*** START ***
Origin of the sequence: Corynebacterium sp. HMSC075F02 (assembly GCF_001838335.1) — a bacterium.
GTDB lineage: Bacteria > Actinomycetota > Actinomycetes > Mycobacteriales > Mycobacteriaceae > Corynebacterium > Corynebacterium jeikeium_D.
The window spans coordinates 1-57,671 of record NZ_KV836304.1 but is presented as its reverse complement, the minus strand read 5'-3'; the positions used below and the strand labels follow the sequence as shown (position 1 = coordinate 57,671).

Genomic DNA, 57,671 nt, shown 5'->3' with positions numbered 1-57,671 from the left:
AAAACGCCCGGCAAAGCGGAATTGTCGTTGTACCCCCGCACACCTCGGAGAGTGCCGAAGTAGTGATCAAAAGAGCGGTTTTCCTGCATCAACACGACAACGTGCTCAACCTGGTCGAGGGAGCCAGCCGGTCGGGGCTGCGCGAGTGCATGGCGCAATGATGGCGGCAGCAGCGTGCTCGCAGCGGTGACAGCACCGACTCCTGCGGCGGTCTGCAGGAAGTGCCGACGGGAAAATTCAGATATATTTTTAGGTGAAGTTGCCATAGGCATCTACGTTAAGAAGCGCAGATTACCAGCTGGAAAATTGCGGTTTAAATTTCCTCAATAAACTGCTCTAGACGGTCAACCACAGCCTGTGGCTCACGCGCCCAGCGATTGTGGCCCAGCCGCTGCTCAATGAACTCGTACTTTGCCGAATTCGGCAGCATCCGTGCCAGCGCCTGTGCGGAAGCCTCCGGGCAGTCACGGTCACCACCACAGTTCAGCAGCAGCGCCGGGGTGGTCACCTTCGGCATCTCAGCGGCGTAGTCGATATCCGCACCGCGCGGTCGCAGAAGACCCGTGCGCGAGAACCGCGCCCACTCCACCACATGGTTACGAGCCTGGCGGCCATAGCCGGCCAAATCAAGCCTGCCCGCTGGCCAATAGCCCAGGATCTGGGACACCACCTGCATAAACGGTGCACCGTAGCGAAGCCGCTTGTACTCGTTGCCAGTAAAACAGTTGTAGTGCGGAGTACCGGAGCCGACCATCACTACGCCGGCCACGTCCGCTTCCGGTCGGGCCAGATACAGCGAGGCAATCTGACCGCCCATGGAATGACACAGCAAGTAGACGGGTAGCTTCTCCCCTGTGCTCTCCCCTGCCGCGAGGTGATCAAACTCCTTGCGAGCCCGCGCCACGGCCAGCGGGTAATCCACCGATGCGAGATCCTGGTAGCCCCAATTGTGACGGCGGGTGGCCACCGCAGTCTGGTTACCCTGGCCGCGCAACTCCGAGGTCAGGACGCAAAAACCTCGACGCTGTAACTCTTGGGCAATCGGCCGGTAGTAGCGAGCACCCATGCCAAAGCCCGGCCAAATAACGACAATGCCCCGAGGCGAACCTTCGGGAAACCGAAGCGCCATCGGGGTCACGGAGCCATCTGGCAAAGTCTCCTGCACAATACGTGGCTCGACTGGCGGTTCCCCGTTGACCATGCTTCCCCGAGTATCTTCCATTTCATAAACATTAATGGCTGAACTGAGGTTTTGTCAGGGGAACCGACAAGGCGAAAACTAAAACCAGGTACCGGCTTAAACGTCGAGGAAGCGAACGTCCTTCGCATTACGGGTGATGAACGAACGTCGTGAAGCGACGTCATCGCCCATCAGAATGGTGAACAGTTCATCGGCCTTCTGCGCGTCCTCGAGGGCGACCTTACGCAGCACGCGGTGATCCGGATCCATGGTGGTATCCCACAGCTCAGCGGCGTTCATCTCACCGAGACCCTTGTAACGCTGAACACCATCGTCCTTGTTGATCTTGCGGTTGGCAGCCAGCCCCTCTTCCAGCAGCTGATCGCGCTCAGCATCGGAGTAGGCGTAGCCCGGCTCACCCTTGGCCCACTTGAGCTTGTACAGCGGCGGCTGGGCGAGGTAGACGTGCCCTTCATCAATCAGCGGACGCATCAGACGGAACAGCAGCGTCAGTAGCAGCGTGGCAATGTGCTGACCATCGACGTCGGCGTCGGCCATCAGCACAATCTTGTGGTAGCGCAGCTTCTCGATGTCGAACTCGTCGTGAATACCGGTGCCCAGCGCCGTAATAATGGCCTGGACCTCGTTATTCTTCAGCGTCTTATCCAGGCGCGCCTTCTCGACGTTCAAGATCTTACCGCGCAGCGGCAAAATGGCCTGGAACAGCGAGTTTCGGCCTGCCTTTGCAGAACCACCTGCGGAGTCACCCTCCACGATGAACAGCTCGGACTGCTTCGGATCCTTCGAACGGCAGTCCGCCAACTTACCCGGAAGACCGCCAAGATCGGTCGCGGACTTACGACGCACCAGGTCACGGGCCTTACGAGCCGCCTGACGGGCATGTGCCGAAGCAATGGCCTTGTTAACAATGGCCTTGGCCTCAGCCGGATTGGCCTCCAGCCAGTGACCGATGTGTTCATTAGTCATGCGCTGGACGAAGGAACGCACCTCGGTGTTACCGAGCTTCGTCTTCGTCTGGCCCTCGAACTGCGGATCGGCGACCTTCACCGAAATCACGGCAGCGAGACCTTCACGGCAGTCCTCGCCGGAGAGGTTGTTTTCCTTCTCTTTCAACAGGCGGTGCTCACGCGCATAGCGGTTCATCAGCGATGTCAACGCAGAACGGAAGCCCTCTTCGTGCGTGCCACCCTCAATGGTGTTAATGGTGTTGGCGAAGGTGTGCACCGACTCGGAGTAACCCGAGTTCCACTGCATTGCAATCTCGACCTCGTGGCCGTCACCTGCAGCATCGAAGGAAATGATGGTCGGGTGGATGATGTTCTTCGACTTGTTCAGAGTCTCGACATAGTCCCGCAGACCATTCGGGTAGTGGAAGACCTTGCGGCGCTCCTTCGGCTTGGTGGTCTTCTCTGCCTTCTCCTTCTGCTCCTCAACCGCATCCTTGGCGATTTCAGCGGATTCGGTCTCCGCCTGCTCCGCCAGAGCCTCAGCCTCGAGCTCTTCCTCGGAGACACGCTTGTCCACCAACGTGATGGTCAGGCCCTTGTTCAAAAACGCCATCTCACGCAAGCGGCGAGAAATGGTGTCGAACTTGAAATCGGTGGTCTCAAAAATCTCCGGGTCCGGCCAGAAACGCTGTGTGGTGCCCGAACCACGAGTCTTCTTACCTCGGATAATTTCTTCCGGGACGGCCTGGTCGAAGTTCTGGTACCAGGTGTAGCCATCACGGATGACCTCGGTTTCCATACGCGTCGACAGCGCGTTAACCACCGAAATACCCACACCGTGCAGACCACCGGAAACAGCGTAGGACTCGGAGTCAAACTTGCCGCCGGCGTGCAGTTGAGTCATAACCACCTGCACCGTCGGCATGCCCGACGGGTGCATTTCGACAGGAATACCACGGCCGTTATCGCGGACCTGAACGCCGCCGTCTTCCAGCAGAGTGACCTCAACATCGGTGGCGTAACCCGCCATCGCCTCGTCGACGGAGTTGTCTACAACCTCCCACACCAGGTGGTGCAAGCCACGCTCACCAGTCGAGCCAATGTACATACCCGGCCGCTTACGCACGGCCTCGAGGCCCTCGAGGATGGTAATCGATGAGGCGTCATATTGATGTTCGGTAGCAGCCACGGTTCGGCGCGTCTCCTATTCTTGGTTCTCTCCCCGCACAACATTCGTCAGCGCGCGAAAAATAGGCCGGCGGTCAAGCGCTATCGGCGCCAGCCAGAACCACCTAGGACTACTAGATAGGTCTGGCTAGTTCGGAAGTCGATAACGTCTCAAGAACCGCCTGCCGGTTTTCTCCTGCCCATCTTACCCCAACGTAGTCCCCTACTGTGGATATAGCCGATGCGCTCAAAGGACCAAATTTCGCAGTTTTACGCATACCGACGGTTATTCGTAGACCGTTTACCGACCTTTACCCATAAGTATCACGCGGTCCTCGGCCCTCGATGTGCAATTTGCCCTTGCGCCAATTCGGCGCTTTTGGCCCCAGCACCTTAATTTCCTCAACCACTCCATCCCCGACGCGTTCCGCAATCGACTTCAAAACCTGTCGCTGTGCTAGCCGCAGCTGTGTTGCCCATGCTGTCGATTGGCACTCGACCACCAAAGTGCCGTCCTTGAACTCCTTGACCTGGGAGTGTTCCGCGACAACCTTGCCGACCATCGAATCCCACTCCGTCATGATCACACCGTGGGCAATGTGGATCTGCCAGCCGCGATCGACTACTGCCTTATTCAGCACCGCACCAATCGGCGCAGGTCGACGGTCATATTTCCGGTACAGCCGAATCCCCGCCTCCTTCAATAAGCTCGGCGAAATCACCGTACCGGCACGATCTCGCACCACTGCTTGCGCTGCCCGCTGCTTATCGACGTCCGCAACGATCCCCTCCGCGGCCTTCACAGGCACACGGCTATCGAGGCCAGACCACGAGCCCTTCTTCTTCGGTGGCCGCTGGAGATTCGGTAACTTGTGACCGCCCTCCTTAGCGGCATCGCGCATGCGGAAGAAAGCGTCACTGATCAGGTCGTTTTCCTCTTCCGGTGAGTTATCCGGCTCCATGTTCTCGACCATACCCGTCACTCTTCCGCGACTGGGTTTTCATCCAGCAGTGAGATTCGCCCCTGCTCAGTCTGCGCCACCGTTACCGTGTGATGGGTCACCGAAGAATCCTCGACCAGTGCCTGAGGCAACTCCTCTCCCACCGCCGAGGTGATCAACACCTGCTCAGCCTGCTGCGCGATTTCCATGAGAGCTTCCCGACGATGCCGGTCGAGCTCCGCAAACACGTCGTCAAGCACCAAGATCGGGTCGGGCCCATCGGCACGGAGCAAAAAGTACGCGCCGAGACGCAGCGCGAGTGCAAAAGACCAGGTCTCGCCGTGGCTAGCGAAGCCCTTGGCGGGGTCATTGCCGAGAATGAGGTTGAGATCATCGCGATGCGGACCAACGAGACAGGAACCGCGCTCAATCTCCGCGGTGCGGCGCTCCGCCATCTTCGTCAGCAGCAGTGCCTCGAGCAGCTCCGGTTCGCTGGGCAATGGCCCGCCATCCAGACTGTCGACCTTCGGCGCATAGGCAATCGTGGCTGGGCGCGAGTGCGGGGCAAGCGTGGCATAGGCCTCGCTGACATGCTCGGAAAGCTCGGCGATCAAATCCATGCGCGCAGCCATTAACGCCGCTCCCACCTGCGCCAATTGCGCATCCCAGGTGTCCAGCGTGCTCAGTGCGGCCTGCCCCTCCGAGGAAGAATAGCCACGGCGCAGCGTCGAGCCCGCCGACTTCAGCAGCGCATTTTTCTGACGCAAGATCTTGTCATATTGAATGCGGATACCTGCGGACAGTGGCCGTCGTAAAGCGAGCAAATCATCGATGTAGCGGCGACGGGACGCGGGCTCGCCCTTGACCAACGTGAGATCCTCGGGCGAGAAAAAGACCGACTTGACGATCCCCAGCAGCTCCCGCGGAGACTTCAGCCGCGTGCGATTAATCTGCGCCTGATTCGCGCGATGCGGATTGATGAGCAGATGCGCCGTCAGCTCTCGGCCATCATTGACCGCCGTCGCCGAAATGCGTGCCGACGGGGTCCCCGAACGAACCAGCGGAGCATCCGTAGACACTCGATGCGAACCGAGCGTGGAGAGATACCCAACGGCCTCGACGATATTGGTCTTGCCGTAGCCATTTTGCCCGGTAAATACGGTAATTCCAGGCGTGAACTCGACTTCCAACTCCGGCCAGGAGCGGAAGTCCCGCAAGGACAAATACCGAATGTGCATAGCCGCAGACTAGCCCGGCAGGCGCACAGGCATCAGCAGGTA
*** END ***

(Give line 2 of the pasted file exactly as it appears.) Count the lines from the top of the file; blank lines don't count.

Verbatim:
GTDB lineage: Bacteria > Actinomycetota > Actinomycetes > Mycobacteriales > Mycobacteriaceae > Corynebacterium > Corynebacterium jeikeium_D.